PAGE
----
The first very short tip is about low frequency content. Obviously everyone wants a tight, well-defined low end, which is so powerful that you can feel it in your stomach, yet so clear that it’s never mask or overpower the rest of the spectrum.
To achieve this, our very best friend is the good old high-pass filter. This is not a secret, but we have to be careful with it, or else we can easily kill our sub power, left with a bass shy, thin sounding mix. On the other hand, if we don’t use enough of it, we might end up with boomy bass spectrum, nasty rumbling dialogue, eating up our precious headroom. Neither is good for us, so we have to be cruel and soft at the same time.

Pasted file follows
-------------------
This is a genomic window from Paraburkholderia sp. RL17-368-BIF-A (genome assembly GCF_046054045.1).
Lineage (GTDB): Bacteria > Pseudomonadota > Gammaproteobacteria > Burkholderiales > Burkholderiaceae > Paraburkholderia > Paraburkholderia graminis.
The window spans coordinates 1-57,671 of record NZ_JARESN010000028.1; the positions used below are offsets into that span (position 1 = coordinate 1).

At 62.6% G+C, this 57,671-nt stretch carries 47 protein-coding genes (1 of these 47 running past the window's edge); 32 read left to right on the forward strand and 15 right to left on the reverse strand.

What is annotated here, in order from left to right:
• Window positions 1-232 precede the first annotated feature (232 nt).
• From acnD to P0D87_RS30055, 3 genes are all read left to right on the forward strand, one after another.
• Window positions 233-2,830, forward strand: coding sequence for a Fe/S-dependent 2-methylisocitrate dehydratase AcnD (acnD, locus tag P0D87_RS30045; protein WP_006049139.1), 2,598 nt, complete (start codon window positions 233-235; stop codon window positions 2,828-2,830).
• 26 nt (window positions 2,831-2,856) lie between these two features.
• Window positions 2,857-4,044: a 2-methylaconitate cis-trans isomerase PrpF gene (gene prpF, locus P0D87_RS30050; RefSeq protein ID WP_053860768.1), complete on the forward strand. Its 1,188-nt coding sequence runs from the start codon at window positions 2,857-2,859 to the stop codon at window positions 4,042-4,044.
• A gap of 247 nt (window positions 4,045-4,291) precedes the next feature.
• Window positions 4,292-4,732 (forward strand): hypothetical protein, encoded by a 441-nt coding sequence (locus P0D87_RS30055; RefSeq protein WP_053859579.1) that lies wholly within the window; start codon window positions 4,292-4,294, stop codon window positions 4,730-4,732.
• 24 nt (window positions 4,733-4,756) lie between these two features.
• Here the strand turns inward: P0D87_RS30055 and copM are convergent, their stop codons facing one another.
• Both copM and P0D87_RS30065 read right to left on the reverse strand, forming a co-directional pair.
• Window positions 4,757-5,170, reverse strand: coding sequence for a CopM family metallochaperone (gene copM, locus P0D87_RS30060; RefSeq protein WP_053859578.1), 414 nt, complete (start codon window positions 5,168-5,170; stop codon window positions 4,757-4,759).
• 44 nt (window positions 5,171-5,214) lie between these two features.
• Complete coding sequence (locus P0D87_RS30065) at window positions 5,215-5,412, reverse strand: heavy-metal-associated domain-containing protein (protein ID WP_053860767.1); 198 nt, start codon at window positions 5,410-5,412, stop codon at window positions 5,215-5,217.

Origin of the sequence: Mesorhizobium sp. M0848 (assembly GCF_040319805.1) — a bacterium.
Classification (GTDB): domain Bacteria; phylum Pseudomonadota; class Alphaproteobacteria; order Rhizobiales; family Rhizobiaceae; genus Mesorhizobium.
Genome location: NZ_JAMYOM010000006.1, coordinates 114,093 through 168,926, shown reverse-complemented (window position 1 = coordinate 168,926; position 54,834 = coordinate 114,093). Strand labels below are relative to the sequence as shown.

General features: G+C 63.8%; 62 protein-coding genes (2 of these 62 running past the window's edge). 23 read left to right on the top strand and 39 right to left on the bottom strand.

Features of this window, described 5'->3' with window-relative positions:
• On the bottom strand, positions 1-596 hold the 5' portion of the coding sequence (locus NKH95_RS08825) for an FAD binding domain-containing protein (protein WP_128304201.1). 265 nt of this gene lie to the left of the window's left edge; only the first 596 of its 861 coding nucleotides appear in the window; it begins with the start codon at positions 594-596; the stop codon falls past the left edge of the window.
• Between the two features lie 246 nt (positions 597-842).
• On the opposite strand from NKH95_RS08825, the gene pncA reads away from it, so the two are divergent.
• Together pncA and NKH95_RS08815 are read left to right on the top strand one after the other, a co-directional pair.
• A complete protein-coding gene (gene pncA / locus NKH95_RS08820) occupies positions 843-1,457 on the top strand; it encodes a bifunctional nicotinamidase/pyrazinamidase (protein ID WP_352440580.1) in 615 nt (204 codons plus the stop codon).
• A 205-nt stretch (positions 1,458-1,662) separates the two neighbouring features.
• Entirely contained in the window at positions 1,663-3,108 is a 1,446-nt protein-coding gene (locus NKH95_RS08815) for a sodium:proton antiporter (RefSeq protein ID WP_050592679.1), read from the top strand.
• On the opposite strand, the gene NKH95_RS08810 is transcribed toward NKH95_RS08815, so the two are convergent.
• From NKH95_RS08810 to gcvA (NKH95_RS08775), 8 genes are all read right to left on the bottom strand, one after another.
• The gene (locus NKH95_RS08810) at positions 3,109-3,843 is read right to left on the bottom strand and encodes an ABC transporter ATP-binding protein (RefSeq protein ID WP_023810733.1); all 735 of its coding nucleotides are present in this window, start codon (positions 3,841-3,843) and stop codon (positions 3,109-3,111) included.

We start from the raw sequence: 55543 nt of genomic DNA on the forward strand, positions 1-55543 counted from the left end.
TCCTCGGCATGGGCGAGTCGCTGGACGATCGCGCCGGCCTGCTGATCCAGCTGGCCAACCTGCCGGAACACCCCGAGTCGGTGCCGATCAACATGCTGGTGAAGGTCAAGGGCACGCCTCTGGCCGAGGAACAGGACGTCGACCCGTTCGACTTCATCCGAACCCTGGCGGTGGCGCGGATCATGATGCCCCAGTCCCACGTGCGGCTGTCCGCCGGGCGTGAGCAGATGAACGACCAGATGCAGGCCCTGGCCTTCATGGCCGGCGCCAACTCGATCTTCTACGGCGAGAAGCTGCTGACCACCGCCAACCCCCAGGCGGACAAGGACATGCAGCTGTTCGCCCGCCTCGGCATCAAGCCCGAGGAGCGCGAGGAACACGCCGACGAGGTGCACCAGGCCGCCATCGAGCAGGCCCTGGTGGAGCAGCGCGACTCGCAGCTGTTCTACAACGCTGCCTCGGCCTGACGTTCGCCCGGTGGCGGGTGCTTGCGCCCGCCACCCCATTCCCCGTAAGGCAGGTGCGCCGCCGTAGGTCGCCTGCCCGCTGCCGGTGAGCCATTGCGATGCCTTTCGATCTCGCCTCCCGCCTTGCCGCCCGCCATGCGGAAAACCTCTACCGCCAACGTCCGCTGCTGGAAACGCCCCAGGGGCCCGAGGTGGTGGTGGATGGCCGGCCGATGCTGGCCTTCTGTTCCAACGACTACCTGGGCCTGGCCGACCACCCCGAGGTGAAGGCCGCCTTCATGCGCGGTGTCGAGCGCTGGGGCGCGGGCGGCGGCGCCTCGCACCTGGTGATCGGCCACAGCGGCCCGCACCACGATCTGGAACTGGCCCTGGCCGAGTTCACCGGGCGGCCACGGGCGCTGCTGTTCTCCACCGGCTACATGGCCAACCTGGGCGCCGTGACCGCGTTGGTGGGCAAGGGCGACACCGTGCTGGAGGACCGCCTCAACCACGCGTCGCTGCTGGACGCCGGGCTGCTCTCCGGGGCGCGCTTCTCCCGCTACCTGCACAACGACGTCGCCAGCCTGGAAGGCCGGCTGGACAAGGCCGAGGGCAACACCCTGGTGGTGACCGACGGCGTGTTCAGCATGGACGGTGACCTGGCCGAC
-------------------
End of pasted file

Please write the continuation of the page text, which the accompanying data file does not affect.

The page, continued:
Use a 18–24dB/octave high-pass to filter out the junk, the unnecessary rumbling, and use another one, preferably with a gentle 6dB/octave slope to reduce the lower part of the sound.
It may sound strange, but with this technique, you’ll have a very natural sounding low-end, which remains powerful, but very controlled. The added benefit is that you can automate it easily, so whenever you need a little less or more cut, just move the filter lower or higher and you’re done.
Alternatively if you don’t have such a clever eq plugin that can provide two high-pass filters, use one high-pass to filter out the super-lows, and use a low shelf to execute the necessary low cut.